On November 27th, 2013, a group of concerned individuals and organizations wrote to US Secretary of the Interior Sally and Jewel, and Alaska Governor Sean Parnell, asking “that you negotiate an easement exchange or purchase to secure a permanent wildlife conservation buffer east of Alaska’s Denali National Park. We propose a “win-‐win” exchange of property interests (e.g., easements) between the U.S. and State of Alaska, or an easement purchase by the U.S., to maximize long-‐term public benefit”.
As a result of the isolated and naturally fragmented geography of Southeast Alaska, the Alexander Archipelago wolf (Canis lupus ligoni) is potentially more sensitive to human activity and habitat disturbance than elsewhere in the state. This greater sensitivity is particularly a concern in the southern archipelago where deer populations are strongly influenced by the loss and fragmentation of old-growth forest habitat.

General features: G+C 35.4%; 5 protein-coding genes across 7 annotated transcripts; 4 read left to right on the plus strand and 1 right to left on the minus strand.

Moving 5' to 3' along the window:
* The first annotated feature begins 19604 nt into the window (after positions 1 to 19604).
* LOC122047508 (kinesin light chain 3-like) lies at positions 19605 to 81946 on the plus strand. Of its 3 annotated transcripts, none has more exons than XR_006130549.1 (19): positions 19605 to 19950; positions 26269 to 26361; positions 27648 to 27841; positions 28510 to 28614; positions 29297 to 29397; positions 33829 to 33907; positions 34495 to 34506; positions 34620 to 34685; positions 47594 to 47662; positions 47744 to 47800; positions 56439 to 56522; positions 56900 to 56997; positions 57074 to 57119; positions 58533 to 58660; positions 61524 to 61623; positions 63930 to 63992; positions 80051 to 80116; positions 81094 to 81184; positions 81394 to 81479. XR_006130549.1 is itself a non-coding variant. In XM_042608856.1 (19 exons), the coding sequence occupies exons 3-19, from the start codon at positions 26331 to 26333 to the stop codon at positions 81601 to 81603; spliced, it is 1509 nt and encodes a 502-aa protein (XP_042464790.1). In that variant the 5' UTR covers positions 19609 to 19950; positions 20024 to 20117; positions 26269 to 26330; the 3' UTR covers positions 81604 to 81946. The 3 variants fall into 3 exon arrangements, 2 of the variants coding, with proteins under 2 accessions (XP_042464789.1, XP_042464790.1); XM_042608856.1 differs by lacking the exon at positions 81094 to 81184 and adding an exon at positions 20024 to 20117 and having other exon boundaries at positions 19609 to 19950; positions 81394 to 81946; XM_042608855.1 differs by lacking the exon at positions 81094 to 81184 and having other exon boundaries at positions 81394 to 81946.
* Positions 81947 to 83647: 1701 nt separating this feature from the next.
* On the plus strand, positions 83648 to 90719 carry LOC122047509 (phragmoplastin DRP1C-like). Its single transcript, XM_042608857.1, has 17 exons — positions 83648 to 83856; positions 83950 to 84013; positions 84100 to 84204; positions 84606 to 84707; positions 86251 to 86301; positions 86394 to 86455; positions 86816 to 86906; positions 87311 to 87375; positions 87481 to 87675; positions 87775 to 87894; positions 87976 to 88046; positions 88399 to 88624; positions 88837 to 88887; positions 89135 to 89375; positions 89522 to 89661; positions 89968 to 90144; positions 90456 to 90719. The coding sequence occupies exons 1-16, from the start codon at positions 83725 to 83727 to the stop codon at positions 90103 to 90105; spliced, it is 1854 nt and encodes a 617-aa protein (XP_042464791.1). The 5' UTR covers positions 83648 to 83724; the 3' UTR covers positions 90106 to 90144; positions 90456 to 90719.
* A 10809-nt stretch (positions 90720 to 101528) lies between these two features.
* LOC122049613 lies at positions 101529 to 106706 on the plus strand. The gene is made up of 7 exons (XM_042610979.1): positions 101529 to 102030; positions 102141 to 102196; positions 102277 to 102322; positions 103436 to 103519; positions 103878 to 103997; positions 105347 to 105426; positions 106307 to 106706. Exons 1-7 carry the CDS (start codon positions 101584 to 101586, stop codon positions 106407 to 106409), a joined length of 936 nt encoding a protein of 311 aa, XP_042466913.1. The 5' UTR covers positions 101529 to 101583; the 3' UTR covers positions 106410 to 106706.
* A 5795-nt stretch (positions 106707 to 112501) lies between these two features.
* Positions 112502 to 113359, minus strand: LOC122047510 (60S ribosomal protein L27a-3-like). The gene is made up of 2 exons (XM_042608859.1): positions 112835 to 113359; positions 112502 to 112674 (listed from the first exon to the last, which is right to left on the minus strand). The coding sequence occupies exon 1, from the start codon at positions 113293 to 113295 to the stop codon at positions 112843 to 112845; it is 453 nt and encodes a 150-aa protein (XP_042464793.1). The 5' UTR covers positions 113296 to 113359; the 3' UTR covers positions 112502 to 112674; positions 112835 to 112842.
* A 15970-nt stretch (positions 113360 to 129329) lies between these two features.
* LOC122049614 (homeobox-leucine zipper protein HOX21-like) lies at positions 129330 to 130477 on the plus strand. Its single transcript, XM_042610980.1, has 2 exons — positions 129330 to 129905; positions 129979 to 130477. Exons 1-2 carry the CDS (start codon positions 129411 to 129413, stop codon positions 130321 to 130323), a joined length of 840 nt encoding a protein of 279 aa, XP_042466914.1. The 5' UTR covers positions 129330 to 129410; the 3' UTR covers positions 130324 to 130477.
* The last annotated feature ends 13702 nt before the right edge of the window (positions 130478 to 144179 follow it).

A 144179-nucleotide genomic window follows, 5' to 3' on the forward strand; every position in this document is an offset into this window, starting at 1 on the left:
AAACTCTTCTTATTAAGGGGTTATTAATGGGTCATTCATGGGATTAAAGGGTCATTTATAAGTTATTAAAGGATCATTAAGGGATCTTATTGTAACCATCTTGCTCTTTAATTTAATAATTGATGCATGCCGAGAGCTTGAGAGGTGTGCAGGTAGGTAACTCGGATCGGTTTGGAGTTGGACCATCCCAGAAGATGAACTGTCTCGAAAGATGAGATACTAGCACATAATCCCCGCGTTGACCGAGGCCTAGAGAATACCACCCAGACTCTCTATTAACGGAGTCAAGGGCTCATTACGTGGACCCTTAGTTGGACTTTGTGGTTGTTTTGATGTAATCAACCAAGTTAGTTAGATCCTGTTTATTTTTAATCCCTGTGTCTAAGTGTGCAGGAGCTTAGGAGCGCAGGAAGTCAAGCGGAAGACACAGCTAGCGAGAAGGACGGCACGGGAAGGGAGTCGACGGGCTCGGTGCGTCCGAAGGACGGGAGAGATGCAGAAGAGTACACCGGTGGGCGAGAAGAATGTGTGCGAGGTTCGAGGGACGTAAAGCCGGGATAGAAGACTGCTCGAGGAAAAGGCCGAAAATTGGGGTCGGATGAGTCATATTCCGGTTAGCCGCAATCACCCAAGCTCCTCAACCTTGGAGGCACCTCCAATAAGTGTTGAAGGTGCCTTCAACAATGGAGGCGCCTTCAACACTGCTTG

Sea otters are keystone predators that maintain the dense, productive forests of kelp in coastal Alaska. Kelp forests are habitat for many invertebrates that are food for over 20 species of fish; these forests also provide spawning habitat for herring and Atka mackerel as well as nursery areas for salmon fry. Many birds, such as sea ducks, use them for resting and feeding. The forests of giant algal fronds protect the coastline from severe wave action and, like our land-based forests, absorb carbon dioxide from the atmosphere, helping to reduce global warming.